• Come means that your dog should stop what he’s doing and return to you. “Come” is probably one of the most important commands as it can protect your pup from being injured. In addition, the “Come”-command helps you control situations much easier, whether your dog is in danger or if he is the one causing danger to others. Time required for “Come”: 5-10 minutes, 2-3 times daily.
  • No tells your dog to stop doing what he’s doing. The “No” command should be used to stop unwanted behavior like chewing, jumping, or biting. Time Required for “No”: 3-5 minutes, 2-3 times per day.
  • Down is quite like “Sit” and has, in general, the same purpose. By teaching your dog to lie down on command, you have a tool to manage several common behavior problems, like jumping around frantically. Additionally, “Down” can serve as a stepping stone to further commands and training. For example, before you can train a dog to roll over or go to his place, he needs to know how to lie down. Time required for “Lie Down”: 5-10 minutes 2-3 times per day.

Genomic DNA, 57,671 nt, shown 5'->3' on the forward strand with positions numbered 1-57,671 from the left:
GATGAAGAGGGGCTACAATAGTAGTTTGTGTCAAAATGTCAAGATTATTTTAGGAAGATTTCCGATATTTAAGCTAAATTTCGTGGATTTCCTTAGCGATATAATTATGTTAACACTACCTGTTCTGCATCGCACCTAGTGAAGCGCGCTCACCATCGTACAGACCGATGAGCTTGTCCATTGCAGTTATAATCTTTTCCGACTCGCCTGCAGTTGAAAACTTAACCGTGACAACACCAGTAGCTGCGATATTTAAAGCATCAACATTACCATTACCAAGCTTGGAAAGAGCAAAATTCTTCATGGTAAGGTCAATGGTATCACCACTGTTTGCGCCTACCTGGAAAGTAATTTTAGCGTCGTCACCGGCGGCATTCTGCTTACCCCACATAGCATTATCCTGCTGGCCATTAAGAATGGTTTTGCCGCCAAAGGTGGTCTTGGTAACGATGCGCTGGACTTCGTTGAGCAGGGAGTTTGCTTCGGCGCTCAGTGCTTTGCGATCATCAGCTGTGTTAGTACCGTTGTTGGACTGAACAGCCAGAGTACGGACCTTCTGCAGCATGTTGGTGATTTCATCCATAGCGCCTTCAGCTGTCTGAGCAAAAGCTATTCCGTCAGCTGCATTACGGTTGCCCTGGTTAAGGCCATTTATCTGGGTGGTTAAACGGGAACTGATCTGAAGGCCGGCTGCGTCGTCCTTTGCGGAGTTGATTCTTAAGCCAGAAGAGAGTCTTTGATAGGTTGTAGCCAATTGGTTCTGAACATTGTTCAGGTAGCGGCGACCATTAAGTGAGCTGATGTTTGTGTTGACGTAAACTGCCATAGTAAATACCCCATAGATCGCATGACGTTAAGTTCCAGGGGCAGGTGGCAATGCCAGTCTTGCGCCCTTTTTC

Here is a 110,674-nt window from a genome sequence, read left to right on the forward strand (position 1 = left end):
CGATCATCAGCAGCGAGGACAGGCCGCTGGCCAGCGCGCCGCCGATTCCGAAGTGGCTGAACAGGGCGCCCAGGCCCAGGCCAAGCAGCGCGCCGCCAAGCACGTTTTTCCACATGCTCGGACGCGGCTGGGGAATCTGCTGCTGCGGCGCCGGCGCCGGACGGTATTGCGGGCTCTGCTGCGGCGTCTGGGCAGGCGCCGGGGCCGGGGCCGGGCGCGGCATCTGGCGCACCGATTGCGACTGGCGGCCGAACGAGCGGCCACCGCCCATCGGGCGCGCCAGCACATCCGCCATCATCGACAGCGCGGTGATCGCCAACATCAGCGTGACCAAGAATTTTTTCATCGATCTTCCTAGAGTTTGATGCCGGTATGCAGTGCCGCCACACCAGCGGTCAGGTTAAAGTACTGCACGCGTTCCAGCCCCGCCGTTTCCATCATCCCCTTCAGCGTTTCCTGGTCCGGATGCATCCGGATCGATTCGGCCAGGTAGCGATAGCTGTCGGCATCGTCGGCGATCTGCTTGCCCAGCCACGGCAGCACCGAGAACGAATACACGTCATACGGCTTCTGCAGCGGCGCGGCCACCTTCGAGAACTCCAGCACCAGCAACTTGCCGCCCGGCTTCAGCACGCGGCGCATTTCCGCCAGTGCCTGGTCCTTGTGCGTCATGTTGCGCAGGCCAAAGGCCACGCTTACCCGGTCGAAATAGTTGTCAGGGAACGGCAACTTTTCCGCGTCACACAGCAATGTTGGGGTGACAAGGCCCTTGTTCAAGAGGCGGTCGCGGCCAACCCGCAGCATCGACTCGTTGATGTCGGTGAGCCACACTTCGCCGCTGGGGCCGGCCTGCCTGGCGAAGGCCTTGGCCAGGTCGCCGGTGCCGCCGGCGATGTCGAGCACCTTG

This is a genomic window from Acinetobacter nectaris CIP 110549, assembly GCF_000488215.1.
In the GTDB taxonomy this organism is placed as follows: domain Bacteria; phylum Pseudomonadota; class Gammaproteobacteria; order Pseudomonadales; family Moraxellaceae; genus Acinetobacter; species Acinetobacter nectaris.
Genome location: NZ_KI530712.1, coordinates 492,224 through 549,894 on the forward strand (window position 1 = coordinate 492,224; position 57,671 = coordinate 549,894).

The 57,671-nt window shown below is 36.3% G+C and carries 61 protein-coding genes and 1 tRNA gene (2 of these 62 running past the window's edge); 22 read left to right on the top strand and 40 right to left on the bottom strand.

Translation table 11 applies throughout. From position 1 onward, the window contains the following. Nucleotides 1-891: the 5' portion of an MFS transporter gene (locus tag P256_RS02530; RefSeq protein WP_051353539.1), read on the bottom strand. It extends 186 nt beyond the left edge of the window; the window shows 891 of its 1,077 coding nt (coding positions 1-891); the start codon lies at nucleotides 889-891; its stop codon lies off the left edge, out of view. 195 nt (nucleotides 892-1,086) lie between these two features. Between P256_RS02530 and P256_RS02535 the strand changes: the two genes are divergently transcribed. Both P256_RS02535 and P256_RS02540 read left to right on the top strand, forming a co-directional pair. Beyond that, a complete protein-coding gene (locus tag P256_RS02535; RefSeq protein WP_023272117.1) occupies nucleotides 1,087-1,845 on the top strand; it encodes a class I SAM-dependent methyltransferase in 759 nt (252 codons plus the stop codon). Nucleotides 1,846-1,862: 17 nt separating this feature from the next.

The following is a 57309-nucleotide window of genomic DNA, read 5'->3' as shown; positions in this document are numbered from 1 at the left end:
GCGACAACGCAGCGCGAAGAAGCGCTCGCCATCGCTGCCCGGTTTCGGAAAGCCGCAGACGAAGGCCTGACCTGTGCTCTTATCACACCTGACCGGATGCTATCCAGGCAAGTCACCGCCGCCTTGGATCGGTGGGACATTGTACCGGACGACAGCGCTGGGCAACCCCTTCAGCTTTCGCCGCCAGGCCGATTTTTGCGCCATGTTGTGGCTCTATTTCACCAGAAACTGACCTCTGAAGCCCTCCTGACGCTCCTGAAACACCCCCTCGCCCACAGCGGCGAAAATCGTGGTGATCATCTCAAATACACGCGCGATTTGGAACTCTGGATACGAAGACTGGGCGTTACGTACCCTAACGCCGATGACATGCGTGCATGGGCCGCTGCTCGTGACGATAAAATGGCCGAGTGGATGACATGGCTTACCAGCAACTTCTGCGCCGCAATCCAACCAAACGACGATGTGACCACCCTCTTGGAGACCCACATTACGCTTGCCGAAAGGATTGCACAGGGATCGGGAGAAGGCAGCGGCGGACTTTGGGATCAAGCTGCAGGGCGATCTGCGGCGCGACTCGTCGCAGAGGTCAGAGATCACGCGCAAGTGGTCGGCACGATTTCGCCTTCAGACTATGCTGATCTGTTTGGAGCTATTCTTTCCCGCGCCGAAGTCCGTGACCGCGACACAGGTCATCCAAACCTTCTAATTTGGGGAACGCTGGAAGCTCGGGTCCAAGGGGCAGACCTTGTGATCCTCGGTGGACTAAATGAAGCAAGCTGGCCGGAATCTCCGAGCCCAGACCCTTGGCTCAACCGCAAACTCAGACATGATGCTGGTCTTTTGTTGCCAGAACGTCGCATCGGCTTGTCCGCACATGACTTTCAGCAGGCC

How to teach basic dog commands

Teaching your pup different dog commands can be a fun and rewarding experience for both of you. Daily training gives them an easier and less stressful life and can strengthen your relationship. The best time to start training your new puppy, or adult dog, is as soon as you bring it home. The younger dogs are, the easier it is to teach them, and the faster they learn. If you want your pup to learn the commands quickly and to get the most out of the training, follow these basic rules: